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Tuesday, May 17, 2016

The power of soaps (for women everywhere not just Archer fans)

Have we really got to the stage when the best way to achieve social reform is to get a story line on a soap opera?

Those people who are a bit younger than me may not remember the saga of The Weatherfield One, a major miscarriage of justice in which Deirdre Rachid was wrongly jailed for mortgage and credit card fraud while her conman lover Jon Lindsay walked free. Of course age may not have anything to do with it if you were not an avid watcher of Coronation Street at the time, though the national press was full of it.

As the BBC reported at the time, the case achieved the status of a cause célèbre when Prime Minister Tony Blair promised to intervene in response to newspapers campaigns and thousands of ordinary outraged people, even asking the then Home Secretary Jack Straw to look into the case.

Now, a similar ministerial intervention is on the cards, though this one is not so high profile, largely because it relates to The Archers, which has a smaller, possibly more select, audience. That audience though will certainly include Ministers of the Crown, as well as large numbers of Tory voting constituents in the shires of England.

The Guardian reports that the soap's story of Helen Titchener’s treatment in The Archers has led the justice secretary, Michael Gove, to push for greater prison reform. In recent episodes, the pregnant Helen has been refused bail for stabbing her abusive husband and agrees to move to a dedicated mother and baby unit in a prison miles away from her home and young child:

Gove told the Radio Times that the Radio 4 show and its “gripping” storyline was “required listening in our house”.

“As well as being superb drama, it has exemplified one of the virtues of public service broadcasting,” he said. “Helen’s story has brought welcome attention to the real problems many women face from coercive and controlling men. Now Helen’s plight has shone a light on the position of women in our prisons and reinforces the case for reform.”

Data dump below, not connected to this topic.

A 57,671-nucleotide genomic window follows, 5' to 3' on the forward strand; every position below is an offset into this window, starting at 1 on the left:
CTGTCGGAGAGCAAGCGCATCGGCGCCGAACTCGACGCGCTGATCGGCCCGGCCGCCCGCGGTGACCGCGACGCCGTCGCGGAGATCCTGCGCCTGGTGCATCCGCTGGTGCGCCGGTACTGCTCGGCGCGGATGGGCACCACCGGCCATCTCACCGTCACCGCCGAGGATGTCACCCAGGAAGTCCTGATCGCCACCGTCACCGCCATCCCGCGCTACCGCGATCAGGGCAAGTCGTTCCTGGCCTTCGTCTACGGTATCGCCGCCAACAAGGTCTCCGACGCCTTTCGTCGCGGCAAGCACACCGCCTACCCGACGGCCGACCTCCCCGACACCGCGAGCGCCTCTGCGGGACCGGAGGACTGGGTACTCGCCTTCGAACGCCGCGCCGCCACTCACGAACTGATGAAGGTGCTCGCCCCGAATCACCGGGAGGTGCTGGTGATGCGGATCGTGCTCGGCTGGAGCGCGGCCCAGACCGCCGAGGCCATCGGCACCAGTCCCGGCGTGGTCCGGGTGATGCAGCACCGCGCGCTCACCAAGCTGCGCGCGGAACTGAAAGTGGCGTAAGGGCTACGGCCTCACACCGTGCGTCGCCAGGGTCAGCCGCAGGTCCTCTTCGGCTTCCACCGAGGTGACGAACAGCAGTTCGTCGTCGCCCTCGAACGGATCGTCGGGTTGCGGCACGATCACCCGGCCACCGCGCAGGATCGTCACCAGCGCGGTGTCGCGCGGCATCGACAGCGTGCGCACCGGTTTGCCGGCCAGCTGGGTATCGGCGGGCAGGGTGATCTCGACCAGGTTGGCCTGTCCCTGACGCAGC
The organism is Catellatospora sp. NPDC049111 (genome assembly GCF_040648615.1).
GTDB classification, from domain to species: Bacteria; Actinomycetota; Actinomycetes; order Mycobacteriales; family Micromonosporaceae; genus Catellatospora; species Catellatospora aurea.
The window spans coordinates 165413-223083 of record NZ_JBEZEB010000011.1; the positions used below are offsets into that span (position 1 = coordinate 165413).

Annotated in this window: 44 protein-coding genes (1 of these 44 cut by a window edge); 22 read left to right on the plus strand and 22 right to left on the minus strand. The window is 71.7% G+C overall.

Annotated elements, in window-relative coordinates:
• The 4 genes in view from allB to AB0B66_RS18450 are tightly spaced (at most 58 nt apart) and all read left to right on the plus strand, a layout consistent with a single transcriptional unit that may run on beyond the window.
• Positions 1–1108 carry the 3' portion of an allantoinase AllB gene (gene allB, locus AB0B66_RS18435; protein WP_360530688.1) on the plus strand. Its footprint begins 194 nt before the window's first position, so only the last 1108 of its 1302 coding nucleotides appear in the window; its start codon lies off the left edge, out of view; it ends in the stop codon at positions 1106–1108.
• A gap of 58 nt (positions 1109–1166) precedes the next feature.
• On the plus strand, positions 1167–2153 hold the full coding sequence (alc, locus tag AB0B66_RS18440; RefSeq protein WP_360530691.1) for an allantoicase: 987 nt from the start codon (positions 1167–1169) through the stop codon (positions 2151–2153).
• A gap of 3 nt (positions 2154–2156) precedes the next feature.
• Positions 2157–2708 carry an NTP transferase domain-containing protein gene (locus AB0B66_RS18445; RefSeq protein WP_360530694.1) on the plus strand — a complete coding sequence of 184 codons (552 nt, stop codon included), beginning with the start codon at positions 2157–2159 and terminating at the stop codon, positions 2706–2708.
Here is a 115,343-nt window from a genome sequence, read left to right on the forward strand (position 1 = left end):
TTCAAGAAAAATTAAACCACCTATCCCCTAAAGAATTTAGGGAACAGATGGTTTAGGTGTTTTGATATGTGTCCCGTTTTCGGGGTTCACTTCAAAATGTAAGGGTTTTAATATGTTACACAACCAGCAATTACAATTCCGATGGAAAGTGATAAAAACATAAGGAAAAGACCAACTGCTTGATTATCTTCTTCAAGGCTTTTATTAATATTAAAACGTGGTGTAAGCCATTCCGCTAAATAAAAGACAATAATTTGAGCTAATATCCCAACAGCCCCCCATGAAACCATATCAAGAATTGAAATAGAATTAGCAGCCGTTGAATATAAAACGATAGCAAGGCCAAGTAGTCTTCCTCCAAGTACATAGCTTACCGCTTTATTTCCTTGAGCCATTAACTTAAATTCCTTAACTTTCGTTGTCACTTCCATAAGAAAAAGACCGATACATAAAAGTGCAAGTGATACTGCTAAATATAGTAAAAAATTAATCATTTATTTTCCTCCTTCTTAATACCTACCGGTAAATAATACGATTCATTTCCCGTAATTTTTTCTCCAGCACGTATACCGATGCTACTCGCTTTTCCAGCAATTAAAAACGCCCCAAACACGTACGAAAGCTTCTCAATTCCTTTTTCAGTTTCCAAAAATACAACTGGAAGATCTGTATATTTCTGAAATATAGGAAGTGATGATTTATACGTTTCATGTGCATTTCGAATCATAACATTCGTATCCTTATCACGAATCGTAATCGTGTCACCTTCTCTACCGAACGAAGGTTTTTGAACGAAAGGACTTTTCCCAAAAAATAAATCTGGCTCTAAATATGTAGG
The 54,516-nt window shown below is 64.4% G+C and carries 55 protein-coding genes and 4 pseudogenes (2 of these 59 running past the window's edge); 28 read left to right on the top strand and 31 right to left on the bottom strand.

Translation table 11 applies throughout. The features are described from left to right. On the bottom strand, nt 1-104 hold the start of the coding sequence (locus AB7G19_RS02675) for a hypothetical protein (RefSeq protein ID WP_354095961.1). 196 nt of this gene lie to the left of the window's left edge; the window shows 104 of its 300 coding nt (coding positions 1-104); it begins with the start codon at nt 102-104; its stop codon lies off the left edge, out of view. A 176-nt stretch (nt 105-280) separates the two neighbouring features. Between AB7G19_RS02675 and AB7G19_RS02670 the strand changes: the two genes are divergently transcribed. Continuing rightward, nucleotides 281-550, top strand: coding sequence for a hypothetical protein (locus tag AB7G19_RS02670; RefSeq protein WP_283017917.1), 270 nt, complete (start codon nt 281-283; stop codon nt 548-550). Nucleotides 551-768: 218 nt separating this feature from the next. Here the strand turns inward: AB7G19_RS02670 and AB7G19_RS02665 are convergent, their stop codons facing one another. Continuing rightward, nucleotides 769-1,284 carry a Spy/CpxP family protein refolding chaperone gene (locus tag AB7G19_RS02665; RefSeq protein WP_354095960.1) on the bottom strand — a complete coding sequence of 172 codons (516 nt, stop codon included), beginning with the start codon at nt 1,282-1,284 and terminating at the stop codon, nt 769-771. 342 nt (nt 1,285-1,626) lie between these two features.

In February, the prime minister, David Cameron, called for a rethink of the way the prison system treats pregnant women and mothers with babies. Ministry of Justice figures suggest 100 babies spent time living with their mothers in prisons in 2015.

The Archers’ storyline, which first introduced Helen’s partner Rob as a charming man two years ago before slowly revealing his violent and coercive nature, has already led to a campaign to support “real-life Helens” raising more than £130,000.

Following the controversial episode in which Helen was provoked into stabbing Rob, listeners have learned that she faces either six years for wounding with intent or 12 for attempted murder, as well as the certainty of giving birth while in custody.

Gove is of course absolutely right that we need radically to reform how we treat women offenders. There are too many women are in jail. As the Guardian says, a prison sentence not only punishes them, but also makes life much tougher for their children.”

The paper reports that there are only 64 MBU places in England and Wales and fewer prisons for women than men. In fact I suspect that all of those places are in England as there are no women prisons in Wales at all. Thus, when they say that women are often held further from their homes than men, even though they tend to serve shorter sentences on average, that problems is exacerbated this side of Offa's Dyke.

Nor is this a new phenomena, it is just a shame that it has taken a storyline in a soap to bring it to national prominence.
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